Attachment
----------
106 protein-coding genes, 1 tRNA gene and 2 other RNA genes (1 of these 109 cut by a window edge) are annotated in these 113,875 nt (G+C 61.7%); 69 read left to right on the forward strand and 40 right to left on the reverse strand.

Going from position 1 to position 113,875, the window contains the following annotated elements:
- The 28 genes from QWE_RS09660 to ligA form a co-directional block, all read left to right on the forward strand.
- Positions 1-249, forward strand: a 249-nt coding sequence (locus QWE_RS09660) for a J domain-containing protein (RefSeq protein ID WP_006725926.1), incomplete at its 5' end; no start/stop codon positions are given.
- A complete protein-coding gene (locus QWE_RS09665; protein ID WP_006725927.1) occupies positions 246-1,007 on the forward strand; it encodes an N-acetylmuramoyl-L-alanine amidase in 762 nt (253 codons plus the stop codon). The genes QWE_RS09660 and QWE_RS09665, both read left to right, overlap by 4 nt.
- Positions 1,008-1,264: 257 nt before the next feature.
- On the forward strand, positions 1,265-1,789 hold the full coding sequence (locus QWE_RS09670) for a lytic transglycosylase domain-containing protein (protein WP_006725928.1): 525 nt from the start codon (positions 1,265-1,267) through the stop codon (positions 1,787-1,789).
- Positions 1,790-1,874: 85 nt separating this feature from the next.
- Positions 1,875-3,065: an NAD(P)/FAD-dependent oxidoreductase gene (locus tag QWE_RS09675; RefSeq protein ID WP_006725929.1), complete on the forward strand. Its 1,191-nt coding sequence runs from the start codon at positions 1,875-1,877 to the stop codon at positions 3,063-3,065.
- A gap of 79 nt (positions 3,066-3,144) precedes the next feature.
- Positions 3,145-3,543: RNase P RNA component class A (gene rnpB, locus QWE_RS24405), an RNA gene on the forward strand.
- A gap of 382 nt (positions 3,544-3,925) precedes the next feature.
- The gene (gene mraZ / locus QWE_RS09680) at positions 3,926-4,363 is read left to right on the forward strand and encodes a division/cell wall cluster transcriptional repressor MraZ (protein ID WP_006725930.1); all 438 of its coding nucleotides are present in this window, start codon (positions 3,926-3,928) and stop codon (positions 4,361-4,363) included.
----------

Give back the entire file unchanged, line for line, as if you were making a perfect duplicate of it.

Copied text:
106 protein-coding genes, 1 tRNA gene and 2 other RNA genes (1 of these 109 cut by a window edge) are annotated in these 113,875 nt (G+C 61.7%); 69 read left to right on the forward strand and 40 right to left on the reverse strand.

Going from position 1 to position 113,875, the window contains the following annotated elements:
- The 28 genes from QWE_RS09660 to ligA form a co-directional block, all read left to right on the forward strand.
- Positions 1-249, forward strand: a 249-nt coding sequence (locus QWE_RS09660) for a J domain-containing protein (RefSeq protein ID WP_006725926.1), incomplete at its 5' end; no start/stop codon positions are given.
- A complete protein-coding gene (locus QWE_RS09665; protein ID WP_006725927.1) occupies positions 246-1,007 on the forward strand; it encodes an N-acetylmuramoyl-L-alanine amidase in 762 nt (253 codons plus the stop codon). The genes QWE_RS09660 and QWE_RS09665, both read left to right, overlap by 4 nt.
- Positions 1,008-1,264: 257 nt before the next feature.
- On the forward strand, positions 1,265-1,789 hold the full coding sequence (locus QWE_RS09670) for a lytic transglycosylase domain-containing protein (protein WP_006725928.1): 525 nt from the start codon (positions 1,265-1,267) through the stop codon (positions 1,787-1,789).
- Positions 1,790-1,874: 85 nt separating this feature from the next.
- Positions 1,875-3,065: an NAD(P)/FAD-dependent oxidoreductase gene (locus tag QWE_RS09675; RefSeq protein ID WP_006725929.1), complete on the forward strand. Its 1,191-nt coding sequence runs from the start codon at positions 1,875-1,877 to the stop codon at positions 3,063-3,065.
- A gap of 79 nt (positions 3,066-3,144) precedes the next feature.
- Positions 3,145-3,543: RNase P RNA component class A (gene rnpB, locus QWE_RS24405), an RNA gene on the forward strand.
- A gap of 382 nt (positions 3,544-3,925) precedes the next feature.
- The gene (gene mraZ / locus QWE_RS09680) at positions 3,926-4,363 is read left to right on the forward strand and encodes a division/cell wall cluster transcriptional repressor MraZ (protein ID WP_006725930.1); all 438 of its coding nucleotides are present in this window, start codon (positions 3,926-3,928) and stop codon (positions 4,361-4,363) included.